Before jumping into it, we want to remind you that when it comes to choosing a fitness routine, it’s about far more than calories burned. It's about unlocking the joy in movement, harnessing the power of exercise for your mind, and cultivating a compassionate relationship with your body.

Now, let's jump into the science behind rebounding, put it to our own test, and uncover the truth about its calorie-burning potential. 

Calories Burned on a Rebounder

Some of those who are looking into starting reboundin wants to burn those significant calories. When it comes to how much you burn, it's utterly dependent on your gender, weight, and the intensity of your workout. Additionally, when it comes to different types of cardiovascular exercises, you may think: are there ones that burn more calories than others?

Many studies show rebounding workouts, (or jumping on a mini trampoline) is a form of cardio that burns more calories than typical cardio workouts like running, swimming, and cycling (see chart below for the average amount of calories burned for each of these workouts).

One PubMed study¹ found that people burn around 12.4 calories per minute on a rebounder, while another study² shows an average of 6.9 calories per minute. The difference in outcome proves our earlier point - burning calories is entirely individual and that’s why it’s important to remember that fitness isn't just about burning calories or achieving a certain body shape.

Instead, it's about improving our health and well-being, both physically and mentally. By prioritizing our fitness routine, we can improve our heart health, build our strength and endurance, reduce stress and anxiety, and elevate our mood. But for study purposes, we wanted to dig deeper to see how many calories rebounding burns on average, so we put it to the test.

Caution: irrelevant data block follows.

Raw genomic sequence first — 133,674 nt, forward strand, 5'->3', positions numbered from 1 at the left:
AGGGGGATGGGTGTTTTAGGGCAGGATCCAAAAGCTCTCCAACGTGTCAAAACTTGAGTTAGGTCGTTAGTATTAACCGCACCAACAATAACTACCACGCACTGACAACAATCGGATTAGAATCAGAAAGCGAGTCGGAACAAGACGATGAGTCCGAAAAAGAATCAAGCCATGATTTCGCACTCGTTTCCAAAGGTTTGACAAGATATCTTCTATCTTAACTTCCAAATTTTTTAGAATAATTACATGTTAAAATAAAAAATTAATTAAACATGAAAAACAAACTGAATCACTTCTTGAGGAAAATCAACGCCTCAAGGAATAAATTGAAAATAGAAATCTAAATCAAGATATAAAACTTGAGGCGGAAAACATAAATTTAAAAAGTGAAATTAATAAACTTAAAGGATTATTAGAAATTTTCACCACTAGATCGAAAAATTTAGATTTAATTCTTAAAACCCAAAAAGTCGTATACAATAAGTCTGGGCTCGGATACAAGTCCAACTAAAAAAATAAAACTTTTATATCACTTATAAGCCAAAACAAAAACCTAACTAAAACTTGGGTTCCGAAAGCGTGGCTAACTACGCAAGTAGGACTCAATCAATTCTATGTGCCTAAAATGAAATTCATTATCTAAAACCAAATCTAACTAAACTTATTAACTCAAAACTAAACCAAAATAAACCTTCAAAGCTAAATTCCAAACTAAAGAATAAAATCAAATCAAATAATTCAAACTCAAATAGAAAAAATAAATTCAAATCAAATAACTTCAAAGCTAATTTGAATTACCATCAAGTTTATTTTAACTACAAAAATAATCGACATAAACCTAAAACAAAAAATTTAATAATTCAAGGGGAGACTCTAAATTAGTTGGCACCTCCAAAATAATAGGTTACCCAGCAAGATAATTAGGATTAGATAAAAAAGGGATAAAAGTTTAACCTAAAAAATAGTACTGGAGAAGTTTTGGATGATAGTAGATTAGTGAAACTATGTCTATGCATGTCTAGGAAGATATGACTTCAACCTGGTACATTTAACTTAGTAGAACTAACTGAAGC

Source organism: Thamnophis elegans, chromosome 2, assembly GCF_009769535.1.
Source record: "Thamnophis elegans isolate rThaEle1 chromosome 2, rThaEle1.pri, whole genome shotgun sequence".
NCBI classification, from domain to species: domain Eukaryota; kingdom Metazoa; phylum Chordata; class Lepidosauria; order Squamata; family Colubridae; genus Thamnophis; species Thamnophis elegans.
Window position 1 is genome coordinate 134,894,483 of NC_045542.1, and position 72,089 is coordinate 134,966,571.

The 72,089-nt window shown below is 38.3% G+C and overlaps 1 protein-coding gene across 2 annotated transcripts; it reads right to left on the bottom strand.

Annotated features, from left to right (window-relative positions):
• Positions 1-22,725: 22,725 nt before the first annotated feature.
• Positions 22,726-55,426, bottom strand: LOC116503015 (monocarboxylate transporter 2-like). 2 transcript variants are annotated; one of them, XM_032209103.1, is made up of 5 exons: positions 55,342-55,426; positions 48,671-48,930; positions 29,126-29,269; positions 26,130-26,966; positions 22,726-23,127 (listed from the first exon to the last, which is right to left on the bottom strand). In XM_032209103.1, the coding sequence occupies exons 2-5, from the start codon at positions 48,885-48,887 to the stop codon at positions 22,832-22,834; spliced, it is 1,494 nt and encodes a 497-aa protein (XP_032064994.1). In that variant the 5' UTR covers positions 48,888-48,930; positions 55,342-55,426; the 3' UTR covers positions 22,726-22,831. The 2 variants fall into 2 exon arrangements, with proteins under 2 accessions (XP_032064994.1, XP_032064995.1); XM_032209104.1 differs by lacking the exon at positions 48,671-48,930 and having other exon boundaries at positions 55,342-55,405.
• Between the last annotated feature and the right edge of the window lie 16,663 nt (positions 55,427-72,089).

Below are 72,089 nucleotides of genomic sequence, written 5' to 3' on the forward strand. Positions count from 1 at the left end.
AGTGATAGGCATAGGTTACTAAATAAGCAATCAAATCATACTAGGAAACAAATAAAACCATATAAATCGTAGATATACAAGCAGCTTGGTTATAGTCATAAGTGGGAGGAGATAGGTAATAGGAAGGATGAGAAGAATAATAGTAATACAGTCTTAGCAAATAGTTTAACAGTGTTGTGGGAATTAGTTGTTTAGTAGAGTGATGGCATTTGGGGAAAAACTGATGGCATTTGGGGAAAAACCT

Form of exercise Calories Source
Running 8.5 calories per minute WebMD Study³
Cycling 8.4 calories per minute Harvard Study⁴
Swimming 4.8 calories per minute Harvard Study⁴

*Reminder! The size of the person and the intensity of the workout have an impact on the results*

How We Conducted the Calorie-Burning Test on a Rebounder

To determine the average number of calories burned on a rebounder, we conducted a study that involved two subjects performing the same workout while monitoring their heart rate and calories. The study involved two tests: a low-intensity and a high-intensity workout on the ACON rebounder. Both subjects used a sports watch to track their calories and heart rate. It’s important to note that the measurements may vary depending on what device you’re using and what fitness category you choose (ex HIIT Training, running, Just Workout).

Test subject 1: Sydney

The first subject, Sydney, is a female who is 5'4" tall and weighs 128 pounds. As a rebounding fitness instructor, Sydney rebounds 5-6 times a week. She also has an on demand fitness platform, Jump&Jacked, that specializes in rebounding workouts and making fitness fun.

Fitness trampoline instructor Sydney jumping on an ACON fitness trampoline

Test subject 2: Alex

The second subject, Alex, is quite different from Sydney. He is a male bodybuilder who is 5'9" tall, his body composition is high percent muscle mass, weighs 208 pounds, and primarily focuses on lifting weights. Although Alex does little to no cardio, his intense weightlifting sessions raise his heart rate.

Overall, the study involved two very different subjects, and the results provide insight into the average number of calories burned during rebounding.

The Trampoline Workouts We Did

Both the low-intensity and high-intensity workouts were 10 minutes in length. We made sure to perform the same exercises and make the workout FUN. We turned up the music and jumped to the beat of our favorite songs. 

Low-intensity workout

We completed each exercise for 30 seconds and repeated them until the 10 minutes were up. These exercises were performed with low intensity:

  • Jumping Jacks
  • Jog
  • In & Out

Feedback from the low-impact workout:

This version felt very doable and enjoyable! It was enough to break out a sweat, but we could still sing along to our favorite workout tunes.

Trampoline fitness instructor Sydney doing X-jumps on an ACON fitness trampoline
Alex who is the test subject 2 sprinting on a rebounder

High-intensity workout

For this workout, we did Tabata-style training, known as one of the greatest high-intensity exercises. Tabata involves pushing it as hard as possible for 20 seconds and resting for 10 seconds.

  • Sprints
  • Pulse (swaying side to side to rest)

Feedback from the high-impact workout:

Alex and Sydney were gasping for air by the third set of sprints. We were dripping sweat and could not talk while performing this workout.

Test Results

During the test, we monitored our heart rate, how many calories were burned on the rebounder and RPE (Rate of Perceived Exertion). The RPE is subjective, but an excellent tool for tracking the intensity of the exercise; you rate the intensity on a scale of 1-10 (10 being the most challenging).